We can learn life lessons from the basketball court.

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SPORTS events can be like group therapy sessions. Remember the 2016 World Series between two underdog teams that proved the perfect balm to an extraordinarily toxic presidential race?

Such sporting magic is even sweeter when it’s homegrown here in the Pacific Northwest.

The UW women’s basketball team, led by the most prolific scorer in women’s NCAA history, Kelsey Plum, sparked the imaginations of girls — and set attendance records — with back-to-back trips to the March Madness tournament.

From the other side of the Cascades, Gonzaga rose to the pinnacle of college competition but fell just short on Monday of their first NCAA men’s basketball title.

While painful, the loss cannot overshadow the Zag’s rise from athletic obscurity to a national brand. The team’s ascension holds some life lessons.

Coach Mark Few, the folksy preacher’s son from Oregon, has talked about his teams “sawing wood” — diligent, steady practice for perfection. The team’s mammoth senior center, Przemek Karnowski, won more college games than any player in NCAA history after recovering from a near-catastrophic back injury.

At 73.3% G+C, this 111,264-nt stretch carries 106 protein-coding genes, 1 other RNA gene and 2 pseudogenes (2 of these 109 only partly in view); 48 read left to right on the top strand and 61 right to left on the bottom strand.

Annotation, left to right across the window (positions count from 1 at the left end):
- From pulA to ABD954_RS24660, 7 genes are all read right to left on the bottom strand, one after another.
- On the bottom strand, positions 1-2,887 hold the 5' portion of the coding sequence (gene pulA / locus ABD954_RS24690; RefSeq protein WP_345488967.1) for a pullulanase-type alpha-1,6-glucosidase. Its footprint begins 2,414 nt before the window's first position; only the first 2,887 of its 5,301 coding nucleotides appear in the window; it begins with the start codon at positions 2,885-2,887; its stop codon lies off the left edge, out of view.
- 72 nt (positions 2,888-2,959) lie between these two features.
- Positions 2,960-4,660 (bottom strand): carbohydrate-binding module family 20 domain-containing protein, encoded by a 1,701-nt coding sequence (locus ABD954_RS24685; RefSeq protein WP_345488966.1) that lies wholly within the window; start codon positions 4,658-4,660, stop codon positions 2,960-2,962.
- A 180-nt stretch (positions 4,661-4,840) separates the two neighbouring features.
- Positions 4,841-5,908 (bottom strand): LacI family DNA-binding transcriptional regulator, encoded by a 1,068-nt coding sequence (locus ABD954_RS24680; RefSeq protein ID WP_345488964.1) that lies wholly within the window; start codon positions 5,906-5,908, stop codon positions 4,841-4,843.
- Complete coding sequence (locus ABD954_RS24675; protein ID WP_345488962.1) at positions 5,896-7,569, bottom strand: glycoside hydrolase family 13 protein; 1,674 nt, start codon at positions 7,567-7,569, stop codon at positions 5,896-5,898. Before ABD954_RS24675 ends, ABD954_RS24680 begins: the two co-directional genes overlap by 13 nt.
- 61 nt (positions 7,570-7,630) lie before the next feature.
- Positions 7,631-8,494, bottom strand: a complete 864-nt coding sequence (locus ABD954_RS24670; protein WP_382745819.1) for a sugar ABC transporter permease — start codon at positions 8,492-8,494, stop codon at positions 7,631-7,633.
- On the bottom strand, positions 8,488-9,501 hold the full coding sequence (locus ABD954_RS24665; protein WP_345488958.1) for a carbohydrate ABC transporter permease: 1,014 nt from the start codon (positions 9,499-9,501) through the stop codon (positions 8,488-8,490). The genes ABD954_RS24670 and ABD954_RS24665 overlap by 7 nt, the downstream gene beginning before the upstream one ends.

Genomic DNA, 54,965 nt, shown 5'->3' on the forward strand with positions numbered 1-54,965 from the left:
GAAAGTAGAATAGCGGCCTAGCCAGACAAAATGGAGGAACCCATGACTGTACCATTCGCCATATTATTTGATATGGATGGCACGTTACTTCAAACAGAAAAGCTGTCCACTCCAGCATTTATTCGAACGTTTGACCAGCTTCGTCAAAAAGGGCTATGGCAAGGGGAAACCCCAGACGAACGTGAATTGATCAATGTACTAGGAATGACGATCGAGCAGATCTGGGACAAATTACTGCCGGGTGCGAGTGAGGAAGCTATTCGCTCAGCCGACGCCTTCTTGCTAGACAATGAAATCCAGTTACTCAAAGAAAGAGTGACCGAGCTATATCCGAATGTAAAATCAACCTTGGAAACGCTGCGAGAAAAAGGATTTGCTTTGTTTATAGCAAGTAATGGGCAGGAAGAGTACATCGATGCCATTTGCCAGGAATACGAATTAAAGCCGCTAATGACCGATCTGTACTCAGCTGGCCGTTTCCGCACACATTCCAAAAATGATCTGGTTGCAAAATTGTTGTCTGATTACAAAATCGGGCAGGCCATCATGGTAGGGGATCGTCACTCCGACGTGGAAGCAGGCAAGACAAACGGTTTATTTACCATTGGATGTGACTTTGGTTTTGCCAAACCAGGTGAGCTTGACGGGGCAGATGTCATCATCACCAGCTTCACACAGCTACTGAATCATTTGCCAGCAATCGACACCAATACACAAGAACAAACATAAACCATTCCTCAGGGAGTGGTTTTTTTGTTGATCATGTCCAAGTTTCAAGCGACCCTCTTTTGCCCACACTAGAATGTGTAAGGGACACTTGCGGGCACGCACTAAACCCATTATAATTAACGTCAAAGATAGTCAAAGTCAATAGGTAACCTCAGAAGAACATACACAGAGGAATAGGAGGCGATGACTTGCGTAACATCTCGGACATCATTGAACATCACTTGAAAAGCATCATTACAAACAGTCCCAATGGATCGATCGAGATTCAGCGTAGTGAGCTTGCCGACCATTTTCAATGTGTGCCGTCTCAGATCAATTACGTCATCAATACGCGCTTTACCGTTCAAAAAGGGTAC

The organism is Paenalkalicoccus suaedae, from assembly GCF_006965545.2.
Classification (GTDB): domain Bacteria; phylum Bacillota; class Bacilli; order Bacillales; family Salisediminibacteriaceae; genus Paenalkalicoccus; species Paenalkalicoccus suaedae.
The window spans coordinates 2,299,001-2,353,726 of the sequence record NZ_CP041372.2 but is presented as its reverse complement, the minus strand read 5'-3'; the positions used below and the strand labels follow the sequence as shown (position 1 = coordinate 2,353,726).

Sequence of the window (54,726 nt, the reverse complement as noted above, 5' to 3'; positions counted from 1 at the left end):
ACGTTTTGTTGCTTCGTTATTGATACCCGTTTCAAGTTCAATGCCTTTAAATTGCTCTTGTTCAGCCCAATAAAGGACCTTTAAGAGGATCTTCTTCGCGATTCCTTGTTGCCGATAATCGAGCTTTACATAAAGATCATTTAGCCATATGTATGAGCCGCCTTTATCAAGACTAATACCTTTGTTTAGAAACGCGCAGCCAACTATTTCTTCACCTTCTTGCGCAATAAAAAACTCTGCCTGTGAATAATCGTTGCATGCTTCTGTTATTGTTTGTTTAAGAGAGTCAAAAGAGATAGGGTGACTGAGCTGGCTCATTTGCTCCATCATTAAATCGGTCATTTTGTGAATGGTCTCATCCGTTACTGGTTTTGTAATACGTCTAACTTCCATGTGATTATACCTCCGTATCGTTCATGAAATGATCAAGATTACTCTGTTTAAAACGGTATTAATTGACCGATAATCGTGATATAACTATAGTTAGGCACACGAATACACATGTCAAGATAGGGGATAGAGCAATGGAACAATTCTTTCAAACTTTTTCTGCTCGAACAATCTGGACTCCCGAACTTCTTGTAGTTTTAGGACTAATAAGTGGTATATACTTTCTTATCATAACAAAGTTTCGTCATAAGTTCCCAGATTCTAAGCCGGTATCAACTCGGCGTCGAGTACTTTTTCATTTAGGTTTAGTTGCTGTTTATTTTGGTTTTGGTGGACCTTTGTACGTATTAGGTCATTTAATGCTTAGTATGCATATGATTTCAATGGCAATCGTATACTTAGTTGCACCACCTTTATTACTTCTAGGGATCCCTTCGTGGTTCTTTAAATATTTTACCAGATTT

The Zags have never been sanctioned for taking athletic or academic shortcuts. In contrast, the team that triumphed Monday, North Carolina, is being investigated for providing two decades of fake classes to athletes.

The phrase in sports is “winning right” — coaching college athletes for the rest of their life off the court, as UW football coach Chris Petersen has modeled.

Congratulations to the student athletes at UW and Gonzaga. They didn’t win the prize, but they played — and won — the right way.